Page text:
In Calvinism the distinctive of imputed righteousness of Christ cannot be lived out—for all still succumb to sinful temptations. And so the desire to sin is greater than God and grace and man is not a new creation but more of the same. Now look at the holiness verses and warning passages. The "imputed holiness" of Christ Calvinists claim is defeated by the world. Fact of it is that nothing of Christ seems to have been imputed for if his character was imputed then people wouldn't continue to sin. But people do continue to sin so something other than imputed righteousness must be at work here. But if it is claimed that the righteousness of Christ isn't effectually imputed until heaven, then there is no point to all the holiness and warning passages found throughout the Old and New Testaments.

Consider the Scriptures:

Rom. 4:3 "Abraham believed God, and it was counted unto him for righteousness."
Rom. 4:5 "But to him that worketh not, but believeth on him that justifieth the ungodly, his faith is counted for righteousness."
Rom. 4:9 “For we say that faith was reckoned to Abraham for righteousness."
Rom. 4:22 “And, therefore, it was imputed to him for righteousness."
Gal. 3:6 "Even as Abraham believed God, and it was accounted to him for righteousness."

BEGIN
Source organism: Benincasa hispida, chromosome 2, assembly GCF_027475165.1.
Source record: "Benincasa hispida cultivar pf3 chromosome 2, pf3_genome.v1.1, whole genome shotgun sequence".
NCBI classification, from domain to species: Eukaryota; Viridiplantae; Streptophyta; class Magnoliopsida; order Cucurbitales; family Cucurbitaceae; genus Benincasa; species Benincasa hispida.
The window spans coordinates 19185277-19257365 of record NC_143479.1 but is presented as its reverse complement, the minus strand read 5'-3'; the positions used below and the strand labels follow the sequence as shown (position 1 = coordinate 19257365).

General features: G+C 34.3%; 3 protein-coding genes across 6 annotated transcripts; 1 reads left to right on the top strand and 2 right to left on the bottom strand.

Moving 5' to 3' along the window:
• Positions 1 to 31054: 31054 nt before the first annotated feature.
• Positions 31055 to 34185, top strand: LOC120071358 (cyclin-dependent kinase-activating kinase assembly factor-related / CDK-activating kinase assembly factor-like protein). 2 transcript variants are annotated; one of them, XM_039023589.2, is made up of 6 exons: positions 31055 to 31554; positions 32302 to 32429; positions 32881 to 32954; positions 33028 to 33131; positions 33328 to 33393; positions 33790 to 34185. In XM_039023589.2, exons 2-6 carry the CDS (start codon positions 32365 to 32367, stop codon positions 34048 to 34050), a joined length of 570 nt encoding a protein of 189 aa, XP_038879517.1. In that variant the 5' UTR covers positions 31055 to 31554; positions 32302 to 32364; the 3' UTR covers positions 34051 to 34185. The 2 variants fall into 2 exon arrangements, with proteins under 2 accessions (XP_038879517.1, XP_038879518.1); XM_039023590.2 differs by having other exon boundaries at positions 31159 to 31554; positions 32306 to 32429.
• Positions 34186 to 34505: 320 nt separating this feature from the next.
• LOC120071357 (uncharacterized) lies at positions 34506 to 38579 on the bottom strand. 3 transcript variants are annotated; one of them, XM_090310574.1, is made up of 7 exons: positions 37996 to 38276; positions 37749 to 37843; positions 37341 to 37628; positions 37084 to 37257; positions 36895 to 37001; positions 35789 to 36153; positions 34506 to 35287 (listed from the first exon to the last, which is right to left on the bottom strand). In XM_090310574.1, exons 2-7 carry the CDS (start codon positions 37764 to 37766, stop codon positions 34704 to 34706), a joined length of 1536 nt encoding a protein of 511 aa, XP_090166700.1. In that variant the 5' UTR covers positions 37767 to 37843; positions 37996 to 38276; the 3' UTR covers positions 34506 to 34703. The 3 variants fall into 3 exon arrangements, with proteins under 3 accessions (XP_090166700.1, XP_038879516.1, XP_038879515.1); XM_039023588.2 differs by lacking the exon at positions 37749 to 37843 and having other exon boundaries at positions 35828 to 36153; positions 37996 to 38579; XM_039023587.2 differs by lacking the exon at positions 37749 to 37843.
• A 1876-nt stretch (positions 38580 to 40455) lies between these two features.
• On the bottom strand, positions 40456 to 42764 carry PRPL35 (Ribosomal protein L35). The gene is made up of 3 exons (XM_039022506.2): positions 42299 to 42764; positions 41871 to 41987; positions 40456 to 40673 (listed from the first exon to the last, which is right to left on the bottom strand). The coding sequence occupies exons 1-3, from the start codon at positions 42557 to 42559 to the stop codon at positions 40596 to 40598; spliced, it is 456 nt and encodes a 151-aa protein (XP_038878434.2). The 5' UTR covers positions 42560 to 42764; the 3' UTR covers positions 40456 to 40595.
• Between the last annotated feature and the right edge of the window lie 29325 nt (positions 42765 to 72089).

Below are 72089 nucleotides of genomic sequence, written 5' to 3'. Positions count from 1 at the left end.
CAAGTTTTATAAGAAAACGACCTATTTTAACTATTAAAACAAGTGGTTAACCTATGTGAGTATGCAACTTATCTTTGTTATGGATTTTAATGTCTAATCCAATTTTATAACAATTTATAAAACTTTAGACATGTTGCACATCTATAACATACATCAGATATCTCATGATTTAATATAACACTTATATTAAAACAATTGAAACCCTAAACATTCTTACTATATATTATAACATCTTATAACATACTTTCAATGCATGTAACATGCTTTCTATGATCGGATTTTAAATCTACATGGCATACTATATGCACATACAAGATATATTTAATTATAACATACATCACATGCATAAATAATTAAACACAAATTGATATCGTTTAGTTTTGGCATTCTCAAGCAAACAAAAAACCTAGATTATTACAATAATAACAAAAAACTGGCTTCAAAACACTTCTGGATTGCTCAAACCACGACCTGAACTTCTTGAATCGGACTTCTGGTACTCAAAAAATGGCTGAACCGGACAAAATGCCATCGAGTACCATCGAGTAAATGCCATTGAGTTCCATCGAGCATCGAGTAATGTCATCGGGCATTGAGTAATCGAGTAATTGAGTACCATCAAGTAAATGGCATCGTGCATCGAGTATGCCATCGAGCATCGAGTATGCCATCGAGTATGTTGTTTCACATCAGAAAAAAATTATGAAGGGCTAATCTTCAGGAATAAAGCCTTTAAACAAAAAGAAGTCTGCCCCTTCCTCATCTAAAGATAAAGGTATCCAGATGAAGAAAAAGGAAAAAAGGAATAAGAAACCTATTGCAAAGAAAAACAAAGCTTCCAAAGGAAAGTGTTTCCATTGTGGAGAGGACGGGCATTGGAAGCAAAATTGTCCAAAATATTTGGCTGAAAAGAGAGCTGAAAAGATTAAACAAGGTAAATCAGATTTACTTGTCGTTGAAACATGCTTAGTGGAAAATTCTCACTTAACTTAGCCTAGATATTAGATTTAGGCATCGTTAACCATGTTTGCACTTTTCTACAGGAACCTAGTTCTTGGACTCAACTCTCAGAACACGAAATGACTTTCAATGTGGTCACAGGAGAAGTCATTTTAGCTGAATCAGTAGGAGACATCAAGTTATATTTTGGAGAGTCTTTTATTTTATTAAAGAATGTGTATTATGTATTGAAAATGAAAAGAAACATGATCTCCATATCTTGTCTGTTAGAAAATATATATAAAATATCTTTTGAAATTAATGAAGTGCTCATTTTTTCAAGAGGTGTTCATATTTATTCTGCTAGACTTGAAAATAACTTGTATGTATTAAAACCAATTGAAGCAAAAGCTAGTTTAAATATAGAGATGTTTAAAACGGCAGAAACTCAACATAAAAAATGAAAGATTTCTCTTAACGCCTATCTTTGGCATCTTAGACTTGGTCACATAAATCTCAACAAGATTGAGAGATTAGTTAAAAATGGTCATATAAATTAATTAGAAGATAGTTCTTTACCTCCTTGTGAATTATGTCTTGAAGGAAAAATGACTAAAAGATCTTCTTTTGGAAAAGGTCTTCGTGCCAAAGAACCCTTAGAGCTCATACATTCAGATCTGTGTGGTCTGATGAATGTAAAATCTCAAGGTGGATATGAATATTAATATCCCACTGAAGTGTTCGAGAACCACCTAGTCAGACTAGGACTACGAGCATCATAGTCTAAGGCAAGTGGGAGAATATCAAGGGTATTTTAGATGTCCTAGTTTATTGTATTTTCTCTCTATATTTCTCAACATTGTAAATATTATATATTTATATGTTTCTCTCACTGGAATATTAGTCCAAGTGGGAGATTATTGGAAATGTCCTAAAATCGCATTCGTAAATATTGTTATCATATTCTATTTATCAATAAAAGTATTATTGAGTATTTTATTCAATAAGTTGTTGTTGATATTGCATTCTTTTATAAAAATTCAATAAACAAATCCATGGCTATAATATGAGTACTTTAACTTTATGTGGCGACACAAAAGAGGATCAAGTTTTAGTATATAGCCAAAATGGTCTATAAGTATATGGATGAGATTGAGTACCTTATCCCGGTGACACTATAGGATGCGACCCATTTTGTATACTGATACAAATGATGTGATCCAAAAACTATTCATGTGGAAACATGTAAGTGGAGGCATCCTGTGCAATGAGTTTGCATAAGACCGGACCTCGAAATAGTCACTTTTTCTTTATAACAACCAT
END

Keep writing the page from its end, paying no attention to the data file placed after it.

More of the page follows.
James 2:23 "Abraham believed God. and it was imputed to him for righteousness."

As Russel R. Byrun noted in his Christian Theology (pp. 422-33), in these texts, faith is said to be reckoned for righteousness, counted for righteousness, accounted for righteousness, and imputed for righteousness. The sense is the same in a every case. The difference is only in the translation; the same Greek word, logizomai, is used in the original of all these texts. The simple sense is that faith was accepted or put to the credit, for, that is, in the place of righteousness. Which is to say that sanctification, like justification, is by faith and not by pseudo imputation that leaves the Christian as a defeatist in their doctrine of holiness longing for holiness, longing for a better relationship with Christ but defeated because they respect the power of sin too much and God's power of grace too little.